Heat is a form of energy that can pass spontaneously from an object at a higher temperature to an object at a lower temperature – so long as the objects are in physical contact. Heat is also released or absorbed during physical phase changes and during chemical reactions, in which case the heat change (at constant pressure) of the substances in the reaction is known as enthalpy.
In the attached youtube video, https://www.youtube.com/watch?v=8gHFaL2990U, we will quantify the transfer of heat from a hot piece of metal to water at room temperature. Heat transferred to the water (qwater) is given by the equation: qwater = swater · mwater ·∆Twater where m is the mass of water in units of grams (g), ∆T is the change in temperature of the water in ºC, and s is the specific heat of water, which has a known value of 4.184 Joules/(g·°C). Therefore, we need only measure the mass and temperature change of the water in the calorimeter in order to calculate qwater.
Heat transferred from the metal is likewise given by the equation: qmetal = smetal · mmetal ·∆Tmetal The amount of heat absorbed by the water is equal to the amount of heat transferred from the metal. Therefore, we can say: qwater = – qmetal. We can therefore determine the specific heat of the metal, smetal , given that all the values of the other five terms are known.
smetal = (-qwater)/[( mmetal)(∆Tmetal)]
PART 1 Determining the specific heat of a metal:
Please watch the following video https://www.youtube.com/watch?v=8gHFaL2990U
Use the data from the video the calculate the specific heat of the metal knowing that:
qwater = – qmetal
qwater = swater · mwater ·∆Twater where m is the mass of water in units of grams (g), ∆T is the change in temperature of the water in ºC, and s is the specific heat of water, which has a known value of 4.184 Joules/(g·°C). smetal = (-qwater)/[( mmetal)(∆Tmetal)] Mass of metal __________ g
Volume of water
Mass of water __________mL
Specific Heat of Water 4.184 Joules/(g·°C)
Initial temp of Water __________·°C
Initial temp of Metal __________·°C
Final temp of Metal/Water __________·°C
Change in temp of water (final – initial) Show calculation __________·°C
Change in temp of metal (final – initial) Show calculation (be careful of signs) __________·°C
q water show calculation _________J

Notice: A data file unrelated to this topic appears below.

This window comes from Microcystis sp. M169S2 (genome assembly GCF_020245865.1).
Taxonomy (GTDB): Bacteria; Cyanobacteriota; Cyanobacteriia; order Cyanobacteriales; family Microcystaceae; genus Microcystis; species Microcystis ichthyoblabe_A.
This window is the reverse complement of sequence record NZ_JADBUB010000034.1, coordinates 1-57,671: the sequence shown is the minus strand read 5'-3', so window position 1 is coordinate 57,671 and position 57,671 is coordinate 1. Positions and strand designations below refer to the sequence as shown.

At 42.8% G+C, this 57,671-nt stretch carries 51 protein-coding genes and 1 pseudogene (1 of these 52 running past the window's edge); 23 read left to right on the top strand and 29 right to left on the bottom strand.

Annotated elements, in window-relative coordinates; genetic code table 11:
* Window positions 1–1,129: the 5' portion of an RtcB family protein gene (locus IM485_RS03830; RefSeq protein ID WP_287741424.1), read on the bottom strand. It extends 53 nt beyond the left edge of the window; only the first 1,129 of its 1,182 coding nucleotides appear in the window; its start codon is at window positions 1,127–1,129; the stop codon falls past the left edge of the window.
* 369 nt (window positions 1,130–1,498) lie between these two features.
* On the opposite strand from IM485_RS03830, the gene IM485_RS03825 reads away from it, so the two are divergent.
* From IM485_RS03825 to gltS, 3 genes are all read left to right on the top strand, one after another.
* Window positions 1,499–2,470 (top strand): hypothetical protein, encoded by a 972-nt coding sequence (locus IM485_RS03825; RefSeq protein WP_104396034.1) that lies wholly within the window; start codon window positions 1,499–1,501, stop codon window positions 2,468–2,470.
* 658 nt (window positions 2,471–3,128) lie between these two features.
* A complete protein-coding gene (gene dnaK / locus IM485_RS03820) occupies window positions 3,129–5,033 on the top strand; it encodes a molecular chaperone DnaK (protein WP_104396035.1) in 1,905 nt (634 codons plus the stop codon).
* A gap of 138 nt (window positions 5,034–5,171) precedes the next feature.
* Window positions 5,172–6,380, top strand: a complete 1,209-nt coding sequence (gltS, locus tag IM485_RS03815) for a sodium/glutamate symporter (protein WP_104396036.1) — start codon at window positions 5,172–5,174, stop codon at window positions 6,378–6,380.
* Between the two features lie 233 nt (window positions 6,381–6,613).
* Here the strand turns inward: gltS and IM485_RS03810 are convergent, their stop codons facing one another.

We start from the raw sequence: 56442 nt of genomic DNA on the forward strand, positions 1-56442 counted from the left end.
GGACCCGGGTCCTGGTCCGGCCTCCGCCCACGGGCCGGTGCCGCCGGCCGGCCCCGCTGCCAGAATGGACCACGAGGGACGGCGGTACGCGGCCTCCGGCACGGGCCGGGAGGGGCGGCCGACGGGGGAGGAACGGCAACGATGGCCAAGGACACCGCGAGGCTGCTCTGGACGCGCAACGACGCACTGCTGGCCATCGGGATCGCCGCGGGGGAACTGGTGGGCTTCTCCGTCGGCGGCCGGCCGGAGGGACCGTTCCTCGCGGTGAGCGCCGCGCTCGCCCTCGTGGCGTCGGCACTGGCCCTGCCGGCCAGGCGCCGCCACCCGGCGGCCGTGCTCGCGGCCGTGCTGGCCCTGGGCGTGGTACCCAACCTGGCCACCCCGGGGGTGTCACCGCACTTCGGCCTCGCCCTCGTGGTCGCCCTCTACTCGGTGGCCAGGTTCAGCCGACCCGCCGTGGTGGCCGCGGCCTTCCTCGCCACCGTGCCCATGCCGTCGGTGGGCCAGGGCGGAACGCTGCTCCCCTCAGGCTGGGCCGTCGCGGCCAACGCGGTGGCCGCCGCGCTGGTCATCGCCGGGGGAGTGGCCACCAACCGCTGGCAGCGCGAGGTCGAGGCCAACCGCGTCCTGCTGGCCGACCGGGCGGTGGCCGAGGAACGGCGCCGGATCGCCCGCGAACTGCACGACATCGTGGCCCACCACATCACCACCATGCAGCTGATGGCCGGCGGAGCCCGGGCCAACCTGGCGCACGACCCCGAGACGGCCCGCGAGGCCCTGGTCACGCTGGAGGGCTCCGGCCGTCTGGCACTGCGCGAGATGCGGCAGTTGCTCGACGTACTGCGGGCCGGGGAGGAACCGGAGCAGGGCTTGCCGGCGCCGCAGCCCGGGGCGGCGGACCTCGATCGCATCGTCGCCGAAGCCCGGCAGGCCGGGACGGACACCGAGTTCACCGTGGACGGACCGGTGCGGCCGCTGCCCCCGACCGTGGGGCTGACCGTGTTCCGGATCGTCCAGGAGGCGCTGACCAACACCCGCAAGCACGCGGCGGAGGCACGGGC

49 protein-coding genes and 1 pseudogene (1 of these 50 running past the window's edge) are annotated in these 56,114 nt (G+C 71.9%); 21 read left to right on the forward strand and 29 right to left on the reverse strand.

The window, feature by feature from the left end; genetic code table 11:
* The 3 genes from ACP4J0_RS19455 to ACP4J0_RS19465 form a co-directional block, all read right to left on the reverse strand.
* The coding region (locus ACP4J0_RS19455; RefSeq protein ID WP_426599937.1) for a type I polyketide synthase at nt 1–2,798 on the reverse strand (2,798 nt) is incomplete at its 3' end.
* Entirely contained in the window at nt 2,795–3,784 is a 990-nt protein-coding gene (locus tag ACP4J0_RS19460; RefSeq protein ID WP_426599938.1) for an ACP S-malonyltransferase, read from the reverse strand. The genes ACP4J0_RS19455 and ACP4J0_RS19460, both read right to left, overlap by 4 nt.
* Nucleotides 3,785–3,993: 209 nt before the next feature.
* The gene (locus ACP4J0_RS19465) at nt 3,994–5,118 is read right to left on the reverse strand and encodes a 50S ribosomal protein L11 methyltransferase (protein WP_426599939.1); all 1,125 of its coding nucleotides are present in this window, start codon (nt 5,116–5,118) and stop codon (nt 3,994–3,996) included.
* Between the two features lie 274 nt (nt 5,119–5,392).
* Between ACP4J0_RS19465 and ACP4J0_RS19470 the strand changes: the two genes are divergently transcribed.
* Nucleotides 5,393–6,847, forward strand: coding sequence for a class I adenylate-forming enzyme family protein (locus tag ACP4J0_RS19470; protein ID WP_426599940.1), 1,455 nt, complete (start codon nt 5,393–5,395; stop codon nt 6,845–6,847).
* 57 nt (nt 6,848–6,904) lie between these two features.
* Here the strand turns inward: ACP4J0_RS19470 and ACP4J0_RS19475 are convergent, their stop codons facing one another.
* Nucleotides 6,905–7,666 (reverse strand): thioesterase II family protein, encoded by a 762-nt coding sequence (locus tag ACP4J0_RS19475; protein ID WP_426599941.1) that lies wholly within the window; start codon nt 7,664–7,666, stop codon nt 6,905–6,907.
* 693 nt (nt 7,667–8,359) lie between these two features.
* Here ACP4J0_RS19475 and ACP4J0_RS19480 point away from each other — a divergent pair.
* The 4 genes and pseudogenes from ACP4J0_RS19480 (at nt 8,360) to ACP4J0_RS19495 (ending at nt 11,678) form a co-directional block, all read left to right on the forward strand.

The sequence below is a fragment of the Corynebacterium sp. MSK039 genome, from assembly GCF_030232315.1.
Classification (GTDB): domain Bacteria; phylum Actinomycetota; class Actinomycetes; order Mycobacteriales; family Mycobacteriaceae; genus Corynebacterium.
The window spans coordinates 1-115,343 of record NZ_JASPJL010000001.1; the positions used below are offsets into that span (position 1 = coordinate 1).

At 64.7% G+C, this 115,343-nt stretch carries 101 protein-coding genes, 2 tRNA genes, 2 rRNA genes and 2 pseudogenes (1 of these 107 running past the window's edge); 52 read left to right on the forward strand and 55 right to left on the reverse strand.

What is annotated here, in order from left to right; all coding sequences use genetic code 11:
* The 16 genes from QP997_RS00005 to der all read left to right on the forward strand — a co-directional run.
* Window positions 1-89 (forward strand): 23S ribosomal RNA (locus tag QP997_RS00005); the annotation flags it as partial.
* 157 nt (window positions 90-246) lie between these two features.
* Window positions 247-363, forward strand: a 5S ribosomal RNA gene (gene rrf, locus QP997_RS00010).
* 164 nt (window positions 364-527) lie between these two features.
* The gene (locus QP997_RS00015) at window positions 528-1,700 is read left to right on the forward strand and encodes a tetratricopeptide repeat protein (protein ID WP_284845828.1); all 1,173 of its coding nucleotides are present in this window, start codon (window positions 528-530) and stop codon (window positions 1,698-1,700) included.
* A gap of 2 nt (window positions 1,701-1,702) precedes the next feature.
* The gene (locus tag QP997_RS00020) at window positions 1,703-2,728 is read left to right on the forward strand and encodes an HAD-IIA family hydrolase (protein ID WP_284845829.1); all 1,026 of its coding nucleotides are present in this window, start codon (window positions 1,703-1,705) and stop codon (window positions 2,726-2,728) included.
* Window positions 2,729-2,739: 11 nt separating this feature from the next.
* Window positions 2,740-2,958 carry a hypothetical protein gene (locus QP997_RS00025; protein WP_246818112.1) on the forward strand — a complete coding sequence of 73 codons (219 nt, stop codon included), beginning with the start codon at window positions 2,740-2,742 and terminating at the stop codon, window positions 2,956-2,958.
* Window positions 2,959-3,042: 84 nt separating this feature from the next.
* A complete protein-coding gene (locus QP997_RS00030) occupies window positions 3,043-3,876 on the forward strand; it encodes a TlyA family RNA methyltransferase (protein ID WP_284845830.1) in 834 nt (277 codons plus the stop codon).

Show calculation __________ Joules/(g·°C)
Metal is Cd – True c of cadmium https://www.engineersedge.com/materials/specific_heat_capacity_of_metals_13259.htm 0.2303 J/(g.oC)
Metal is Cd
% Error [(True-Exp)/True ] *100 __________%
In the lab simulation, http://chemcollective.org/activities/autograded/117, we will measure the heat of reaction when an ionic salt is dissolved in water.
Some dissolutions are exothermic (give off heat) and others are endothermic (absorb heat).
Heat change = (c- solution * m-solution * ∆T-solution);
In this experiment we use 4 salts: MgSO4, K2SO4, KNO3 and NH4NO3. Calculate the experimental heat of solution for each. Using the number of moles of each, calculate the experimental enthalpy of each. Calculate the theoretical enthalpy of each based off a decomposition reaction such as :
MgSO4 (s) > Mg+2 (aq) + SO4-2 (aq) using the formula such of the products – sum of the reactants and the theoretical values for each enthalpy listed in the text book or online.
Follow the instructions below to gather the data needed for calculations. http://chemcollective.org/activities/autograded/117
Weigh out the salt into a weighing boat. 2- 3 grams is sufficient.
Tare weigh boat.
Add beaker and water. Insulate the beaker.
Add 100 mL of water to the 600 mL beaker.
Pour water into Styrofoam cup
Record the temperature
Add salt to water in foam cup and dissolve. Record final temperature and volume of solution in the foam cup.
Repeat this experiment for the other 3 salts and fill in the table below
Mass of Salt
Mass of Water Initial
temperature Final temperature Temperature difference
∆T = Tfinal – Tinitial
Temperature difference (∆T from previous table Total mass (m) of mixed solution in grams (density of water 1.00 g/mL) Heat change
(qwater = -qRXN =
S = 4.184 Moles of salt Heat change per mole (∆H = q/mol)
Your results should be approximately as shown below: